Coarticulation and Sound Change in Romance
Daniel Recasens | Universitat Autònoma de Barcelona
This volume should be of great interest to phoneticians, phonologists, and both historical and cognitive linguists. Using data from the Romance languages for the most part, the book explores the phonetic motivation of several sound changes, e.g., glide insertions and elisions, vowel and consonant insertions, elisions, assimilations and dissimilations. Within the framework of the DAC (degree of articulatory constraint) model of coarticulation, it clearly demonstrates that the typology and direction of these sound changes may very largely be accounted for by the coarticulatory effects occurring between adjacent or neighbouring phonetic segments, and by the degrees of articulatory constraint imposed by speakers on the production of vowels and consonants. The phonetically-based explanations presented here are formulated on the basis of coarticulation data from speech production and perception research carried out during the last fifty years and are complemented with data on the co-occurrence of phonetic segments in lexical forms of the languages being considered. Attention is also paid to the role that positional and prosodic factors play in sound change implementation, as well as to the cognitive and peripheral strategies involved in segmental replacements, elisions and insertions.
[Current Issues in Linguistic Theory, 329] 2014. xi, 207 pp.
Publishing status: Available
© John Benjamins
Table of Contents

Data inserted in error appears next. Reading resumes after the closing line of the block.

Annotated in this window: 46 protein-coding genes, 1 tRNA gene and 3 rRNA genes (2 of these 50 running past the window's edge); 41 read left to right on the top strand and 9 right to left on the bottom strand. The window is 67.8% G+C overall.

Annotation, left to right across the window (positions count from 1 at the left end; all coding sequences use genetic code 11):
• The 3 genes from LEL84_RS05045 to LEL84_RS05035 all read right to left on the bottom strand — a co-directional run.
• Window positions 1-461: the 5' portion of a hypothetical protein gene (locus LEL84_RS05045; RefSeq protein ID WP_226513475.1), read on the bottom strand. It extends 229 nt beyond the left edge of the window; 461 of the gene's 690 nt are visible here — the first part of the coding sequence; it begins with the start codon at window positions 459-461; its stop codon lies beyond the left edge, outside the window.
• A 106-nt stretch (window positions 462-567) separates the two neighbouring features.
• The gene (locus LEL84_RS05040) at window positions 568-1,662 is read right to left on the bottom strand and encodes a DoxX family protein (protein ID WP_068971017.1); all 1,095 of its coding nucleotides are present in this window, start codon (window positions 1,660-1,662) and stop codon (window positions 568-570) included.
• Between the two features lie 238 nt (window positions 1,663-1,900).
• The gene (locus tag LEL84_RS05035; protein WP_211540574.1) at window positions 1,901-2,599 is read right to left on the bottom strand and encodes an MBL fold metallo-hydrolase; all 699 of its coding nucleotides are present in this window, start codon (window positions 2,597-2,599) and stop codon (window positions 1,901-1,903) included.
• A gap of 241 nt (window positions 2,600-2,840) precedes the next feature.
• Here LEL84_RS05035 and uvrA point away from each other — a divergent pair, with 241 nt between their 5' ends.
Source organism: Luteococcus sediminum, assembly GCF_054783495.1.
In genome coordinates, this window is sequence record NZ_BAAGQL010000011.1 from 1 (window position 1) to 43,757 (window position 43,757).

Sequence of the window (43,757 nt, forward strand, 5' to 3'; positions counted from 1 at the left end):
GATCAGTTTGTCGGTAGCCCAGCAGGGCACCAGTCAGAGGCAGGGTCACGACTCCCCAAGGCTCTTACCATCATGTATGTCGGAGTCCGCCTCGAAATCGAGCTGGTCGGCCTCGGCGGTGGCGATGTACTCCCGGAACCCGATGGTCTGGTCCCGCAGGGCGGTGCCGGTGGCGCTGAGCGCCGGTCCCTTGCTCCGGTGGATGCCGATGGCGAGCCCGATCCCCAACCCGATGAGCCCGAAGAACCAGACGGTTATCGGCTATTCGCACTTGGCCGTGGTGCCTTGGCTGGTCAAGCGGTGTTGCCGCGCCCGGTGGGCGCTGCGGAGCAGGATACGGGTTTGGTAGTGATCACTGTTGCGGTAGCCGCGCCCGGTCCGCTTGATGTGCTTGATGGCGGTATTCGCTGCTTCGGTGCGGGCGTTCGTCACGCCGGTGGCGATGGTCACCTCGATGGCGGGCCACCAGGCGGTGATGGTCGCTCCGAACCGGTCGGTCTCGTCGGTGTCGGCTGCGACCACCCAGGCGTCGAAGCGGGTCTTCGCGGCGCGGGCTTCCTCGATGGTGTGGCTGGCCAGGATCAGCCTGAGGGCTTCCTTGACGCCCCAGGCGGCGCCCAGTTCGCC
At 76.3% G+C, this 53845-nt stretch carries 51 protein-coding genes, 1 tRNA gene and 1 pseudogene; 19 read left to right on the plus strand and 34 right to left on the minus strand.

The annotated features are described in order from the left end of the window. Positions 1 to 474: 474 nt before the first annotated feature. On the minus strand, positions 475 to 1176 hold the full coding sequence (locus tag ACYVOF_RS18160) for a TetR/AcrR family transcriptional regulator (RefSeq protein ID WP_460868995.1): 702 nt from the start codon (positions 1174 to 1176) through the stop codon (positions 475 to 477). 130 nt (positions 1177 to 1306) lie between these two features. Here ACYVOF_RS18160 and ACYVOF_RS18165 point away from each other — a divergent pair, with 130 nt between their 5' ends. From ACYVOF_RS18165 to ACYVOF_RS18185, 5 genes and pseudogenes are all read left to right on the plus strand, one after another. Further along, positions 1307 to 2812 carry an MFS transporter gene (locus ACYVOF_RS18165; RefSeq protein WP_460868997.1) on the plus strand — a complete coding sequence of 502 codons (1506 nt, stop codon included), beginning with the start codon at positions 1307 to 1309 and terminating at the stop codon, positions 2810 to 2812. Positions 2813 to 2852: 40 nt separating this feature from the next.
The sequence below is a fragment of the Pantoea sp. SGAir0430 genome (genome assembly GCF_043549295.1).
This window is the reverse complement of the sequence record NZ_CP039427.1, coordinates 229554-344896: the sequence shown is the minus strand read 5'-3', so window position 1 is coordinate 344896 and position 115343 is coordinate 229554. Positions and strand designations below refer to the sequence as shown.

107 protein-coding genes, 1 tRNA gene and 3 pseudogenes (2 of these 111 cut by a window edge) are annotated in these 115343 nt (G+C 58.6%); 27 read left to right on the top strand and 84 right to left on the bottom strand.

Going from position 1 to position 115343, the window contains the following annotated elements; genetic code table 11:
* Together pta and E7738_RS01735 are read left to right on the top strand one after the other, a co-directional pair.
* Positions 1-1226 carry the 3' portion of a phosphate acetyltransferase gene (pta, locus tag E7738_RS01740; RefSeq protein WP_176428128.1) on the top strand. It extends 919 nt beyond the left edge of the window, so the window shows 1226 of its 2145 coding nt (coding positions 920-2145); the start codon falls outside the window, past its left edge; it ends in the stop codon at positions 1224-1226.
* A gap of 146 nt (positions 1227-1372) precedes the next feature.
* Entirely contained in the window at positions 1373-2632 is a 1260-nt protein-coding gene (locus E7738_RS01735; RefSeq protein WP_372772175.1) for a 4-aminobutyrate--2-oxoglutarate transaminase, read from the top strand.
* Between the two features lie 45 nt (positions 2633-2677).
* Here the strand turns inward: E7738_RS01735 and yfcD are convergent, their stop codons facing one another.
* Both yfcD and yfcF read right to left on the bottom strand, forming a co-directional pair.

Preface and acknowledgments | pp. v–vi
List of abbreviations | pp. xi–xii
1. Introduction | pp. 1–18
2. Consonant-dependent processes involving target vocalic segments | pp. 19–104
3. Vowel-dependent processes | pp. 105–144
4. Consonant-dependent processes involving target consonants | pp. 145–172
5. General discussion | pp. 173–182
6. Conclusions and outlook | pp. 183–188
Index of languages and dialects | pp. 203–204
Index of subjects and terms | pp. 205–207
“[A]n innovative and unique contribution to the field of historical Romance phonetics/phonology. [...] Recasens has done anyone researching phonetics/phonolgy and/or historical linguistics a great service by authoring this book.”
Rajiv Rao, University of Wisconsin-Madison, in Diachronica Vol. 32:3 (2015)
“Au total, le volume représente une contribution utile à notre discipline en insistant sur l’importance de revenir aux détails de la parole pour mieux comprendre les origines des changements phonétiques. Les informations expérimentales que l’auteur présente et la façon dont elles sont exploitées ouvriront de nouvelles perspectives pour le chercheur en phonétique diachronique.”
Rodney Sampson, in Revue de Linguistique Romane, 315-316 (2015)
Cited by 12 other publications
Tahere Ahmadi, Hossein Karshenas, Bagher Babaali & Batool Alinejad
2020. Chapter 14. Spanish phonology in contact with Catalan. In Spanish Phonetics and Phonology in Contact [Issues in Hispanic and Lusophone Linguistics, 28], ► pp. 383 ff.
Easterday, Shelece & Joan Bybee
Iskarous, Khalil & Christine Mooshammer
Noiray, Aude, Anisia Popescu, Helene Killmer, Elina Rubertus, Stella Krüger & Lisa Hintermeier
2016. Stressed vowel assimilation to palatal consonants in early Romance. Journal of Historical Linguistics 6:2 ► pp. 201 ff.
2018. Chapter 10. Acquisition of articulatory control or language-specific coarticulatory patterns?. In Contemporary Trends in Hispanic and Lusophone Linguistics [Issues in Hispanic and Lusophone Linguistics, 15], ► pp. 213 ff.
This list is based on CrossRef data as of 5 may 2023. Please note that it may not be complete. Sources presented here have been supplied by the respective publishers. Any errors therein should be reported to them.
Main BIC Subject
CFH: Phonetics, phonology
Main BISAC Subject
LAN009000: LANGUAGE ARTS & DISCIPLINES / Linguistics / General
U.S. Library of Congress Control Number: 2014000552 | Marc record